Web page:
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FIRST-PERSON: Borrowing Michael Newdow’s reasoning

McMINNVILLE, Ore. (BP)–Michael Newdow is an atheist. As such, he believes that God does not exist. So avid is Newdow in his practice of atheism that he appears religious. For almost two years he has been on a crusade to protect school children from being exposed to the “damaging” phrase “under God.”

On March 24, Newdow’s quest for atheistic justice reached its conclusion. The physician and lawyer from California stood before the Supreme Court of the United States and argued that The Pledge of Allegiance (with its reference to God) promotes religion, “coerces” children to join in and communicates to his daughter that his atheism is “wrong.”

The first phrase of the First Amendment states, “Congress shall make no law respecting an establishment of religion, or prohibiting the free exercise thereof …” In order to prevail, Newdow must convince the Court that the phrase “under God” somehow constitutes a law advancing and/or hindering religion.

Just what particular religious view is advanced by the words “under God?” In numerous interviews Newdow was asked that very question. His response each time was “monotheism.” The phrase “under God” promotes the religious concept that there is only one god.

Since many religions are monotheistic, Newdow is hard pressed to specify which one is advanced by the phrase “under God.” Given the words were added in 1954, Newdow asserts they are intended to promote Christianity. However, in the absence of the specific mention of “Jesus” he will be hard pressed to make his case.

It would also be difficult for Newdow to argue that the founding fathers would object to the phrase “under God.” While all of those who had a hand in launching America were not Christians, their writings indicate they uniformly believed that there was a God who was the Creator and Lawgiver. They were, in a word, monotheistic.

What about Newdow’s argument that children who are exposed to the Pledge are “coerced” into participating? Justice Sandra Day O’Connor pointed out, “No child is required to say the Pledge,” as she referred to a 1943 case that held recitation of the Pledge is voluntary.

Some argue that it is asking a bit much from children to opt out of something their friends are participating in. Peer pressure is so strong, it is said, that even a voluntary pledge amounts to “psychological coercion.”

Those who assert the “coercion” argument fall strangely silent when religious parents object to certain activities on moral grounds. When a parent objects to something being taught in a public school they are told their children can simply opt out. “Coercion” then becomes irrelevant. If the Pledge is found to be “coercive,” then other school activities must come under scrutiny as well.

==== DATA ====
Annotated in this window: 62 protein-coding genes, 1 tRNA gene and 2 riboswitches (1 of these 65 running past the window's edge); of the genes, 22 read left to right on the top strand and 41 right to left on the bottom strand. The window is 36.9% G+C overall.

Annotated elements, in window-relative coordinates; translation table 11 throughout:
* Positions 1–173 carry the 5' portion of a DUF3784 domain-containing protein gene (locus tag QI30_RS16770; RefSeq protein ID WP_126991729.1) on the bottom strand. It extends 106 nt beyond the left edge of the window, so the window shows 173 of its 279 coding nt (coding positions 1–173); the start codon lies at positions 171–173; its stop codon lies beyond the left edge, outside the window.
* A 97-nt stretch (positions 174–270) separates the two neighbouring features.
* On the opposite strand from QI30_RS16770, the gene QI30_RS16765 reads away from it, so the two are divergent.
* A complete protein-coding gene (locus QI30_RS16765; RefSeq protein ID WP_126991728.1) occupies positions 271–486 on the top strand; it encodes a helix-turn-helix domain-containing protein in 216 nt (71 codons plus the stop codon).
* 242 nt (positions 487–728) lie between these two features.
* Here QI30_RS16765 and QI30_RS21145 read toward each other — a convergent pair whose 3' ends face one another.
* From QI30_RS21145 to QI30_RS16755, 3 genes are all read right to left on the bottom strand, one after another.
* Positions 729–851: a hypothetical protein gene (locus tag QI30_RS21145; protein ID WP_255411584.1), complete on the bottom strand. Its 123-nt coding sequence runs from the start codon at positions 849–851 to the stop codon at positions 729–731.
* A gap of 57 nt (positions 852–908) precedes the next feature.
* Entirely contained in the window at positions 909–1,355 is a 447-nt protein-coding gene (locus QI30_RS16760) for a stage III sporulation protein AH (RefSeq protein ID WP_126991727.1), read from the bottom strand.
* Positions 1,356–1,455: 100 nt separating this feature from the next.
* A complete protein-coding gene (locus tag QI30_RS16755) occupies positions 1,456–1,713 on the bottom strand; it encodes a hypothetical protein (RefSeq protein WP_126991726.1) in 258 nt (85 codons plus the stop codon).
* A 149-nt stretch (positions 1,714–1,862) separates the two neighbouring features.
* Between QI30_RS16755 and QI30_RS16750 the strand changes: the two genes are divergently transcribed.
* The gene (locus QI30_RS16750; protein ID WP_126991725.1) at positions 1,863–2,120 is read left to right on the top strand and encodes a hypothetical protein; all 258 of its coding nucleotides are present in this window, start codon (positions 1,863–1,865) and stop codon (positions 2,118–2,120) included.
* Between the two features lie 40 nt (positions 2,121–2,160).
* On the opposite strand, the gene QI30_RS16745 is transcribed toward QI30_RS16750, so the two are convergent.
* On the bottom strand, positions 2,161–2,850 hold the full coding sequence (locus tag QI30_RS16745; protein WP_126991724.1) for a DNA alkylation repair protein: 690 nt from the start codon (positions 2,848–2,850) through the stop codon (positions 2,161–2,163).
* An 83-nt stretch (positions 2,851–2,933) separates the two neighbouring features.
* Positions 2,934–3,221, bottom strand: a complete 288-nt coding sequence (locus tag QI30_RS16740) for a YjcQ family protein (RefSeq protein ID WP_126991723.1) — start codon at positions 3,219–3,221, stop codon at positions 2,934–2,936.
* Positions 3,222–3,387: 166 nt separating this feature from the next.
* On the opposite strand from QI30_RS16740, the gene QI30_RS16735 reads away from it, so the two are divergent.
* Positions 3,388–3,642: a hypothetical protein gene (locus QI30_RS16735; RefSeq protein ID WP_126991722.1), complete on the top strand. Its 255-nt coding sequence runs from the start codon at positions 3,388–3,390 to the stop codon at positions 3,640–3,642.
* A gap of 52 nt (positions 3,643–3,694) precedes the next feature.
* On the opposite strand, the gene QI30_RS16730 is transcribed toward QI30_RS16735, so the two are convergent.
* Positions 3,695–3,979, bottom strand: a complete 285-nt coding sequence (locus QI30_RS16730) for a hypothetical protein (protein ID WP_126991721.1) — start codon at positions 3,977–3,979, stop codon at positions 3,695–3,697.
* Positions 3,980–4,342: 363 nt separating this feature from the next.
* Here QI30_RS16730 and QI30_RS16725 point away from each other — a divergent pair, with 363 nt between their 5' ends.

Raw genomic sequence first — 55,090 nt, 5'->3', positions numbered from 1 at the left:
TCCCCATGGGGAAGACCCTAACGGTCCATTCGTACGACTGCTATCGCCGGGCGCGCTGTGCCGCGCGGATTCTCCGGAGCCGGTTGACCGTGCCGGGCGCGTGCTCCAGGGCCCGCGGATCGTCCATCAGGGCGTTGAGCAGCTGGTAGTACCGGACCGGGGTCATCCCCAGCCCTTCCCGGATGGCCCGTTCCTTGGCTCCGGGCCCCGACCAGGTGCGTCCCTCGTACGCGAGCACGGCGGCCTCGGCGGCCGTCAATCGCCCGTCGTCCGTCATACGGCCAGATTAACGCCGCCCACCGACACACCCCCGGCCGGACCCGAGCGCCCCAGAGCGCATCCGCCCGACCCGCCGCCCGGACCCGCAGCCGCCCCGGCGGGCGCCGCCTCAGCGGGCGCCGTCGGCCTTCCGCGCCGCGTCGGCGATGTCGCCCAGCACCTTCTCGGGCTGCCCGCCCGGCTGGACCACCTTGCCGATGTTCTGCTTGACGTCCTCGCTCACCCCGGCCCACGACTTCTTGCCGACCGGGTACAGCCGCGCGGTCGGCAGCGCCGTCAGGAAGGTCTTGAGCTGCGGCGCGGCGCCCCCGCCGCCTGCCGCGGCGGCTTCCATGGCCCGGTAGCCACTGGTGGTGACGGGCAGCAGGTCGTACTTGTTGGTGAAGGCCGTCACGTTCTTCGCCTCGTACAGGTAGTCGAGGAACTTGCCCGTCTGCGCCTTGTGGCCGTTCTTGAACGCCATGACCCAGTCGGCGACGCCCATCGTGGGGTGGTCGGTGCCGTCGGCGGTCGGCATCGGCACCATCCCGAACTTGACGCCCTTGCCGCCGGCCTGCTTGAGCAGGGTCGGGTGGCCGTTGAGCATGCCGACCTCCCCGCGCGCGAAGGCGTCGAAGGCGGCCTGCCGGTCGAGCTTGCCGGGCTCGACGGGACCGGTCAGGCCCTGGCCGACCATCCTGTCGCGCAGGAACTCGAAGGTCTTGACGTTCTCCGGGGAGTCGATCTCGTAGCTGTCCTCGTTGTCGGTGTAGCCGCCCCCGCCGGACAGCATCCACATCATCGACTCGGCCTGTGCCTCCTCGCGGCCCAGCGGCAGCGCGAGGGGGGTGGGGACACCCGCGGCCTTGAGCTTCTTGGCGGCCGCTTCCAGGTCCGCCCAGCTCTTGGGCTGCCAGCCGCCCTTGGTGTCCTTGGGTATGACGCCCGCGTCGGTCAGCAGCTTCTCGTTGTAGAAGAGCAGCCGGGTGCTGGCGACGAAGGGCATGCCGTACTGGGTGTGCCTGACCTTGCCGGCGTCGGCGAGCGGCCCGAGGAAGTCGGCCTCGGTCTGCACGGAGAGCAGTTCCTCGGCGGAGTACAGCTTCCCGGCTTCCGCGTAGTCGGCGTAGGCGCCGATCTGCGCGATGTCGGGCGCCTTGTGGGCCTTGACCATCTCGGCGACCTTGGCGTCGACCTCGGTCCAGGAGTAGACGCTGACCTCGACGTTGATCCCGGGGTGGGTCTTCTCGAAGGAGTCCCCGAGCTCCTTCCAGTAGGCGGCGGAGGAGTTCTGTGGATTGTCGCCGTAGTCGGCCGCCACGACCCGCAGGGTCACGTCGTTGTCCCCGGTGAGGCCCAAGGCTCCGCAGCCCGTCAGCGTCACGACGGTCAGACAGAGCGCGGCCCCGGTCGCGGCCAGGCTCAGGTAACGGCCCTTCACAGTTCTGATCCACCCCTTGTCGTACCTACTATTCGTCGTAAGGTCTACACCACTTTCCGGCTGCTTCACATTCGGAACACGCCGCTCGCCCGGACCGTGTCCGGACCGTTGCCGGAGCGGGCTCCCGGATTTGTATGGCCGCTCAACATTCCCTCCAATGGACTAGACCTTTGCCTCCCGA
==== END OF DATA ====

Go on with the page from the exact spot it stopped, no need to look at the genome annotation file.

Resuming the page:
In seeking to establish “standing” (the right to file a lawsuit) Newdow said, “I am saying I, as her father, have a right to know that when she goes into the public schools she’s not going to be told every morning to stand up, put her hand over her heart, and say your father is wrong, which is what she’s told every morning.”

While the issue of standing is separate from the actual law suit, I find Newdow’s argument interesting. I think there are religious parents that could use his reasoning to bring lawsuits against public schools all over the country.

A Christian parent could sue a government school for exclusively teaching evolution. Echoing Newdow, the argument could be made that by promoting only the material energy-chance theory of existence a child is being told his or her parent’s belief in the biblical account of creation is wrong.

What about sex education? A parent could assert that teaching about contraception and making birth control available via a public school is insinuating the parent’s belief in abstinence is wrong.

Some state schools now instruct children — sometimes as early as kindergarten — that homosexuality is natural, normal, and healthy. A parent who believes otherwise could make the case that the school’s teaching indicates his or her moral belief is wrong.

If Michael Newdow is successful in swaying the Supreme Court that two words, “under God,” are damaging and demeaning, perhaps it is time for religious parents to borrow his arguments.

Instruction that undermines a parent’s moral beliefs is bound to be demeaning if not outright damaging. And to suggest a child simply opt out of said teaching would certainly result in psychological coercion. If Newdow’s arguments are good for the atheist goose, they must surely be good for the religious gander.
Kelly Boggs, whose column appears each Friday in Baptist Press, is pastor of Valley Baptist Church in McMinnville, Ore., in the Portland area.

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  • Kelly Boggs